f (n) < g(n) is denoted f (n) = o(g(n))

f (n) = g(n) is denoted f (n) = (g(n))

f (n) > g(n) is denoted f (n) = (g(n))

f (n) g(n) is denoted f (n) = O(g(n)). This says, f (n) is not faster growing than g(n).

It might be in the same equivalence class or it might be slower growing; we arent taking a

stand.

f (n) g(n) is denoted f (n) = (g(n)). It might be in the same equivalence class or it

might be faster growing.

Notice that f (n) = o(g(n)) if and only if g(n) = (f (n)), f (n) = (g(n)) if and only if

g(n) = (f (n)), and f (n) = O(g(n)) if and only if g(n) = (f (n)).

Examples:

3n2 5n + 24 = O(n3 );

3n2 5n + 24 = (n2 );

3n2 5n + 24 = (n2 );

3n2 5n + 24 = o(n3 );

3n2 = 5n + 24 6= (n2 );

3n2 5n + 24 6= o(n2 );

The usual convention is to put a complicated function, which is often the worst-case running

time of an algorithm, on the left, and a simple expression inside the O(), ()), (), o(), or ()

expression.

Example: The worst-case running time of Mergesort, when run on a list of size n, is (n log2 n).

The expression f (n)(g(n)) is the most specific of these relationships. Why not always use it?

Sometimes, we can prove that f (n) = O(g(n)), but we dont know how to prove f (n) = (g(n)),

hence we cant claim f (n) = (g(n)). Sometimes, we are only interested in showing upper (big-O)

bounds on the running time of an algorithm, and we dont want to bother with showing lower (())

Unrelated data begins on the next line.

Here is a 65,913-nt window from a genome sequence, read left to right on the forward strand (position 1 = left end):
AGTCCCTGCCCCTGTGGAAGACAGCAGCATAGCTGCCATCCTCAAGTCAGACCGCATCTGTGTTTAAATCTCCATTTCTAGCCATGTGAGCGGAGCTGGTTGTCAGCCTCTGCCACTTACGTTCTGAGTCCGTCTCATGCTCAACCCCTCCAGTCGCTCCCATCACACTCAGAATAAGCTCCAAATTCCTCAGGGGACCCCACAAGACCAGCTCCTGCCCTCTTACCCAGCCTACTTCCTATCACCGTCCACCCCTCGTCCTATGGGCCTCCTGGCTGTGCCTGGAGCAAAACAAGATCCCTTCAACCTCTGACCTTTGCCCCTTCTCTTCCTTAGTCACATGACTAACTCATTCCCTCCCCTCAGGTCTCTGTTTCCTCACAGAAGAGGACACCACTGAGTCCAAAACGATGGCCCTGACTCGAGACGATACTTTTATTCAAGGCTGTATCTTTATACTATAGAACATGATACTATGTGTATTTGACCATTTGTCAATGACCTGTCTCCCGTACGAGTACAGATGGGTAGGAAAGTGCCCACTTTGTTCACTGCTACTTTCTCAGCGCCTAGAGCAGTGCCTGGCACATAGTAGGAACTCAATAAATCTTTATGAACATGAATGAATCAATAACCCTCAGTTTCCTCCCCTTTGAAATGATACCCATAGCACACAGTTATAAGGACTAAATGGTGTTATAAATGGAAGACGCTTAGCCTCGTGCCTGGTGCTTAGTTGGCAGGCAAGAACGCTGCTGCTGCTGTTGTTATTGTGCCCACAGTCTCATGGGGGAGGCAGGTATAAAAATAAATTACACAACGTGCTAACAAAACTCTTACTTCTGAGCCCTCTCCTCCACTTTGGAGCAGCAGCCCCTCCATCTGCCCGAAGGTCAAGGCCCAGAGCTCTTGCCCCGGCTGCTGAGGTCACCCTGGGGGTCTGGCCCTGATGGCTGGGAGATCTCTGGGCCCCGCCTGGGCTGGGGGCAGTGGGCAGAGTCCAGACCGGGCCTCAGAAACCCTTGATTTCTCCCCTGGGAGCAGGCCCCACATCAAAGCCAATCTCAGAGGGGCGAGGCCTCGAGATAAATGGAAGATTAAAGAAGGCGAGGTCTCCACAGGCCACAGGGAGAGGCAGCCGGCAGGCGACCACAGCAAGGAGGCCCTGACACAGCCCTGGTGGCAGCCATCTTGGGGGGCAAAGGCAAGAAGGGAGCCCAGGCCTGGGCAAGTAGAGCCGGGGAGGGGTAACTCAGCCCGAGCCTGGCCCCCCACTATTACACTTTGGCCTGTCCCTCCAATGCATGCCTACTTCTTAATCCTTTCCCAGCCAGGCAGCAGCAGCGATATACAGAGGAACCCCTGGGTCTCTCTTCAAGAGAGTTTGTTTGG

bounds.

When comparing f (n) and g(n) in a class in algebra, you can change the functions in any way that

doesnt change their value anywhere. Thats because standard algebra is concerned with the exact

values of things. There is no notion of ballparks. The algebraic identities tell you what you can

get away with.

When comparing f (n) and g(n) in our big- analysis, it is legitimate to transform them in

any way that cant affect what equivalence class they fall into. This allows us a lot of tricks for

simplifying them that wouldnt be allowed if we were doing an exact analysis. They would get you

in trouble with your teacher in middle school, who would think you are lazy and sloppy. They

make life really easy, yet they dont allow people to cheat when deriving a time bound.

Here are some examples. Convince yourself that they cant affect the outcome of the tug of war

if we only apply them a constant number of times.

Increase f (n) by an additive constant. Same with g(n).

Multiply f (n) or g(n) by a constant that does not depend on n.

When f (n) has two terms, f (n) and f (n) and f (n) = O(f (n)), we can throw out the f (n)